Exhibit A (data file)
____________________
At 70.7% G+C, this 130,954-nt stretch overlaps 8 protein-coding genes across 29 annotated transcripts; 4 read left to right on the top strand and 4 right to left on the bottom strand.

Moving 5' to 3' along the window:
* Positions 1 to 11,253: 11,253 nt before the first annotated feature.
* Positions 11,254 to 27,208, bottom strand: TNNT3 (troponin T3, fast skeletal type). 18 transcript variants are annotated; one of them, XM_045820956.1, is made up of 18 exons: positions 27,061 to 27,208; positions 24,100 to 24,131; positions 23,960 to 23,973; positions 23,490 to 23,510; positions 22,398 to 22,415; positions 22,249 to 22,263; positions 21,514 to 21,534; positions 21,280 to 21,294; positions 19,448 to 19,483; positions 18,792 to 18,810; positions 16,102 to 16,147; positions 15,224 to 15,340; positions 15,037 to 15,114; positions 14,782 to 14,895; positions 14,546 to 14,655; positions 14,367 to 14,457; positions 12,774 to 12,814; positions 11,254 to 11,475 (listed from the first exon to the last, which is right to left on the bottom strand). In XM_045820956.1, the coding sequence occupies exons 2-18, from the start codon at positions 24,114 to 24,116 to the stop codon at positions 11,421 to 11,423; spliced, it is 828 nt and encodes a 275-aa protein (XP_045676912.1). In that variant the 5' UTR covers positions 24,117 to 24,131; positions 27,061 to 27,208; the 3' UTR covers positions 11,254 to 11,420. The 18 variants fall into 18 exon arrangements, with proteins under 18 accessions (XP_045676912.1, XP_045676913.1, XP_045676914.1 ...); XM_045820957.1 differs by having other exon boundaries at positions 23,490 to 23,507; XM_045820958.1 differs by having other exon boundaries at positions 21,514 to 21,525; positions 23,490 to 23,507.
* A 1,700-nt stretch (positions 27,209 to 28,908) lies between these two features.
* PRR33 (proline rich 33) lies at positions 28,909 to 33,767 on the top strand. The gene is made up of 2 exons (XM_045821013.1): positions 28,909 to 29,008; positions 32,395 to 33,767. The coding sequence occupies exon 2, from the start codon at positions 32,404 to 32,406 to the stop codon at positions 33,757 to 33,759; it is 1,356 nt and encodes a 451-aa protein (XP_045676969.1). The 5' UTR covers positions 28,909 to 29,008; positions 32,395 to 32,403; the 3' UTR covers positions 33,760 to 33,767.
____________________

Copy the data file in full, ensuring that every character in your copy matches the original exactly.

At 70.7% G+C, this 130,954-nt stretch overlaps 8 protein-coding genes across 29 annotated transcripts; 4 read left to right on the top strand and 4 right to left on the bottom strand.

Moving 5' to 3' along the window:
* Positions 1 to 11,253: 11,253 nt before the first annotated feature.
* Positions 11,254 to 27,208, bottom strand: TNNT3 (troponin T3, fast skeletal type). 18 transcript variants are annotated; one of them, XM_045820956.1, is made up of 18 exons: positions 27,061 to 27,208; positions 24,100 to 24,131; positions 23,960 to 23,973; positions 23,490 to 23,510; positions 22,398 to 22,415; positions 22,249 to 22,263; positions 21,514 to 21,534; positions 21,280 to 21,294; positions 19,448 to 19,483; positions 18,792 to 18,810; positions 16,102 to 16,147; positions 15,224 to 15,340; positions 15,037 to 15,114; positions 14,782 to 14,895; positions 14,546 to 14,655; positions 14,367 to 14,457; positions 12,774 to 12,814; positions 11,254 to 11,475 (listed from the first exon to the last, which is right to left on the bottom strand). In XM_045820956.1, the coding sequence occupies exons 2-18, from the start codon at positions 24,114 to 24,116 to the stop codon at positions 11,421 to 11,423; spliced, it is 828 nt and encodes a 275-aa protein (XP_045676912.1). In that variant the 5' UTR covers positions 24,117 to 24,131; positions 27,061 to 27,208; the 3' UTR covers positions 11,254 to 11,420. The 18 variants fall into 18 exon arrangements, with proteins under 18 accessions (XP_045676912.1, XP_045676913.1, XP_045676914.1 ...); XM_045820957.1 differs by having other exon boundaries at positions 23,490 to 23,507; XM_045820958.1 differs by having other exon boundaries at positions 21,514 to 21,525; positions 23,490 to 23,507.
* A 1,700-nt stretch (positions 27,209 to 28,908) lies between these two features.
* PRR33 (proline rich 33) lies at positions 28,909 to 33,767 on the top strand. The gene is made up of 2 exons (XM_045821013.1): positions 28,909 to 29,008; positions 32,395 to 33,767. The coding sequence occupies exon 2, from the start codon at positions 32,404 to 32,406 to the stop codon at positions 33,757 to 33,759; it is 1,356 nt and encodes a 451-aa protein (XP_045676969.1). The 5' UTR covers positions 28,909 to 29,008; positions 32,395 to 32,403; the 3' UTR covers positions 33,760 to 33,767.